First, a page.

I'm so sad and angry that this is still going on !

Candi said...

Hi Meesh! I followed this cute little bunny picture to your blog and found myself reading through your old posts. Very interesting stuff here! You had me laughing out loud at your Glamor model, and going bra-less in the mall! LOL! (They are not the free range kind!) I laughed so much at that.

Anyhow, this current post was intersting to read, and I would think it happens to all women. I get nervous if there is a group of men who are doing it. I get very scared dealing with a group of obnoxious men because it seems like they do and say things they may not have done if they were alone. I just ignore and keep on walking! The fact that is scares me really gets me upset though. They find it funny, I guess, but have no idea that it stays with us for a very long time.

I like the camera phone idea, if the women were already in a safe place to do so. Otherwise, it might get more scary if the men realize their wives may find out.

Just reading this on your blog makes me feel better though in knowing that so many of us are in the same boat. It's insulting, and I hope men read your blog and realize that it's not funny and not flattering in any way to howl or make comments like you describe.

Naturegirl said...

Meesh don't give the guy..guys the privledge of thinking twice about them with picture taking...they are trash!Get on with it.. tune them out.. focus on the posative energies in your life. I agree that this harressment is very SCAREY when it happens and you should NOT have to go through this.. but don't give them trash..el Junko..power by holding on to this.Some men.. sometimes I just want to kick them you know
{{{{ where!!}}}}
Thank you for introducing yourself at my site! P.S. your bunny would love my bunny trail in my garden!

Ashley said...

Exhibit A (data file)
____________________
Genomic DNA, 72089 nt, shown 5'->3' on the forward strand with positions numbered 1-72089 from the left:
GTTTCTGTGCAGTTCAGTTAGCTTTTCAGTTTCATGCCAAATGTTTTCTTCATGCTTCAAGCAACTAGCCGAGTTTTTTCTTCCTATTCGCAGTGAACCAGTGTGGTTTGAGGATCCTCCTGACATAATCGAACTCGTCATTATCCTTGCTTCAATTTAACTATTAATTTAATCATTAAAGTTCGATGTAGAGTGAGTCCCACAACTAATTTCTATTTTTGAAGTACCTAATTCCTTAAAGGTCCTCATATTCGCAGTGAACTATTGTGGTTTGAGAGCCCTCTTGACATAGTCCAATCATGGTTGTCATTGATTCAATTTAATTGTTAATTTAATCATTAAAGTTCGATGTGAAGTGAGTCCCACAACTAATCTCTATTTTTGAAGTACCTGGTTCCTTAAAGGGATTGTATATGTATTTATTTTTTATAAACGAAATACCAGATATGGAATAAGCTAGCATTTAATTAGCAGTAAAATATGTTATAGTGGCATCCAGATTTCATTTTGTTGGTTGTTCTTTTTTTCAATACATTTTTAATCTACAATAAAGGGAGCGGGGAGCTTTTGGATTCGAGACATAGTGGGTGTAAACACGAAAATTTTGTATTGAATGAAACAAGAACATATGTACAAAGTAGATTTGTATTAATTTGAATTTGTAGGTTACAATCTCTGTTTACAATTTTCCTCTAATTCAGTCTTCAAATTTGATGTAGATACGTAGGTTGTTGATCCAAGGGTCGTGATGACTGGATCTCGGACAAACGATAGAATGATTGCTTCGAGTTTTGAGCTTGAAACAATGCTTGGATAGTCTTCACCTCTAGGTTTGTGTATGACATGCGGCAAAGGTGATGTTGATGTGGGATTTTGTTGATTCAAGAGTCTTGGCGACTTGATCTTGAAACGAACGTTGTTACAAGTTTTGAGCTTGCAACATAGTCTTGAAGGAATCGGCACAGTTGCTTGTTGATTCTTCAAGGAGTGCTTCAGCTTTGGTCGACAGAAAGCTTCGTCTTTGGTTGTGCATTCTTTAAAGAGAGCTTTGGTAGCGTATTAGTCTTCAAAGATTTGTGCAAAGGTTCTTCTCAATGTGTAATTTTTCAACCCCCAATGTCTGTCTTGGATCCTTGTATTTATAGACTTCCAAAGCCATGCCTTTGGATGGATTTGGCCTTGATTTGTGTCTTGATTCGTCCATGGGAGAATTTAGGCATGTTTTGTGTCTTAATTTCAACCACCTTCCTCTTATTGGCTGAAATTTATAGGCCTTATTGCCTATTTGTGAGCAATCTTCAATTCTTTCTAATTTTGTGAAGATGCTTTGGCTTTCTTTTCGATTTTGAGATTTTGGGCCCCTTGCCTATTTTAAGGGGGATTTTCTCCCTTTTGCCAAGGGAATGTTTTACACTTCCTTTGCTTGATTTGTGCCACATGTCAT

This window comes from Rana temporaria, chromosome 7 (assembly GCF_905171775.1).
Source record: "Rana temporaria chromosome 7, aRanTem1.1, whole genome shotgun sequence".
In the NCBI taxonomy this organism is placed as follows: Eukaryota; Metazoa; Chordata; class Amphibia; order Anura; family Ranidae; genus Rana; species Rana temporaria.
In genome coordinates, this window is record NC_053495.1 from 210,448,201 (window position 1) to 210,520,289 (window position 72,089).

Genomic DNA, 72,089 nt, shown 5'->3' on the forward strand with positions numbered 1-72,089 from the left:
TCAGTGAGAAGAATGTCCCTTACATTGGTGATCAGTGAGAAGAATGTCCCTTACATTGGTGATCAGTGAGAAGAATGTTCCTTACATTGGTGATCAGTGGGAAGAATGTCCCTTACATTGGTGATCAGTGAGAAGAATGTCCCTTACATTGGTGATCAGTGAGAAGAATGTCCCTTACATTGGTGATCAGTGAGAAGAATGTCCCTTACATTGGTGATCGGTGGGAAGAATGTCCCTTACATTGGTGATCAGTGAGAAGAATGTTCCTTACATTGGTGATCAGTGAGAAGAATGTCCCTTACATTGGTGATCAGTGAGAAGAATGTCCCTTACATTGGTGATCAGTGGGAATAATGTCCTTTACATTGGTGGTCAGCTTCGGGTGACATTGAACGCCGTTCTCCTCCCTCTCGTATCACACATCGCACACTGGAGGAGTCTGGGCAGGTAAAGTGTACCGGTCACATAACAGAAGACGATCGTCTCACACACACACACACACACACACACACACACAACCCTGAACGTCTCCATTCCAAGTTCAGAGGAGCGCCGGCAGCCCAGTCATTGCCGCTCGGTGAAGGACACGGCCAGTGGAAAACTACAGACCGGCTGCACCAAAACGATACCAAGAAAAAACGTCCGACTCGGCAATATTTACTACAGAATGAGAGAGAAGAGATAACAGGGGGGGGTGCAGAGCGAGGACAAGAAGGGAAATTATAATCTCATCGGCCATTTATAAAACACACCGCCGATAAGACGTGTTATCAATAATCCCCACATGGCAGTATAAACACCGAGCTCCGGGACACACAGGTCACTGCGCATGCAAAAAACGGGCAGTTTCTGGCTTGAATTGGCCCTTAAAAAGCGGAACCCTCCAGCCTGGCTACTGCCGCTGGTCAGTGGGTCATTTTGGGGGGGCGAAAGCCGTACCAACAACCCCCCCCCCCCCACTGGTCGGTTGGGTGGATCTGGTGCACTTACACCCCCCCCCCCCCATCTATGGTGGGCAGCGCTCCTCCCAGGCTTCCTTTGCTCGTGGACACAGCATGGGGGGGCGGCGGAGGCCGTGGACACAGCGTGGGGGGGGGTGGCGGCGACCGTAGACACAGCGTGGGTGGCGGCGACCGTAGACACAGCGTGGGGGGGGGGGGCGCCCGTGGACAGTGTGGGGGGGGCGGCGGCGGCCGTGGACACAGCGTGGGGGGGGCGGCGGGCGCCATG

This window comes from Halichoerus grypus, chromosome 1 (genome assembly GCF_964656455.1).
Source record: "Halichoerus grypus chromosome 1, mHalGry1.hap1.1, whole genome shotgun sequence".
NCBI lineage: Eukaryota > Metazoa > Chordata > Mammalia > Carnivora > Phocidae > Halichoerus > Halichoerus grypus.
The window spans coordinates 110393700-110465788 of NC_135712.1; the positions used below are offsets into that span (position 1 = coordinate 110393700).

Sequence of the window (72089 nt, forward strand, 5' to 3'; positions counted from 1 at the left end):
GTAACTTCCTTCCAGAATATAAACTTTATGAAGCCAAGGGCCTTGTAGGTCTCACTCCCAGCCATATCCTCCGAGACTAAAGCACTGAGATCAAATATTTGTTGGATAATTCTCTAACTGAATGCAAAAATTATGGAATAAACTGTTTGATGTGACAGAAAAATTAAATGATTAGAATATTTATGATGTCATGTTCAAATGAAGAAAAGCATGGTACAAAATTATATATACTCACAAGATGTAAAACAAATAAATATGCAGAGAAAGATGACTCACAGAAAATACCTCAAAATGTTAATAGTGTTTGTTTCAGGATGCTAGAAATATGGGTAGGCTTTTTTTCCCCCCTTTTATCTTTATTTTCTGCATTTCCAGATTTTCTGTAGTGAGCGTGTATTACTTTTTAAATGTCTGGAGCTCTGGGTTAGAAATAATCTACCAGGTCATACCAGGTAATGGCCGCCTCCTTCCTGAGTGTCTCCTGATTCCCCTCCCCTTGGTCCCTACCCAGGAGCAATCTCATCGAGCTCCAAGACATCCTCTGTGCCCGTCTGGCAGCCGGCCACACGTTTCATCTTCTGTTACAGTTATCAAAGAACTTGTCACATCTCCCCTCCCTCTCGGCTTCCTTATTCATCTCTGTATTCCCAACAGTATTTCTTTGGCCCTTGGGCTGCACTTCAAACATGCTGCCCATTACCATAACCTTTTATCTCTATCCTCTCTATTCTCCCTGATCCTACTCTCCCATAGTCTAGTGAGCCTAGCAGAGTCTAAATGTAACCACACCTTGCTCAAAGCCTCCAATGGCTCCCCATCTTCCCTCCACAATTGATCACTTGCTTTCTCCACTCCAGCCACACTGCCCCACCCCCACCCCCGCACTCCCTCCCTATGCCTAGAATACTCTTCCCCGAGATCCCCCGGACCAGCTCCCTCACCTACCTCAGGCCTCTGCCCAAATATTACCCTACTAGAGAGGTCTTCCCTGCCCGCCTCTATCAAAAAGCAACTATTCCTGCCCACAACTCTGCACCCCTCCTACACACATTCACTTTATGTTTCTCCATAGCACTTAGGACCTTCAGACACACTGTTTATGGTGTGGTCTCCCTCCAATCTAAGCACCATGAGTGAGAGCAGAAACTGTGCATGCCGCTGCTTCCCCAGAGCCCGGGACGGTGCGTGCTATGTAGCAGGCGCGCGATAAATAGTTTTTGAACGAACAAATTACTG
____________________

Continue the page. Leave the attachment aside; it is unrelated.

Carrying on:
Hi, I'm Ashley, and I run Holla Back California. I'd like to thank you for mentioning us, and I really appreciate your support!

I understand the safety issues regarding taking pictures of men, but we also accept stories without pictures. I encourage all women to approach photography with caution!

Thank you so much!

KleoPatra said...

Wow, first of all, thank you for sharing this with us. Both incidents you went through are harrowing and horrible. I have had similar experiences... and I have had to put a restraining order out on a male many years ago for harrassing me and following me and pretty much making my life a living hell for a long time.

And almost had to put out another one when a guy at work was on the prowl. I don't think i was the only one he bugged... he was actually fired a few years ago for harrassing me in and out of the office.

So, woman, let me tell you, i've been there and then some. It is a scary world out there. Whatever we can do to help us be safe out there on the streets is so important.

In a similar vein, it has always bugged me that my pal Peter, and men in general, can pretty much go out for a jog at night or early in the a.m. when it's still dark (despite the annoying time change we have goin' on right now!) but i don't feel i can. It's just messed up... I mean, i'm glad that a guy can do that but it just sucks that i can't. I mean, i *can* but i sure would not feel safe doing that alone...

The Hollaback thing is not a bad idea but i also think ignoring a guy's actions works best in most cases...

Anonymous said...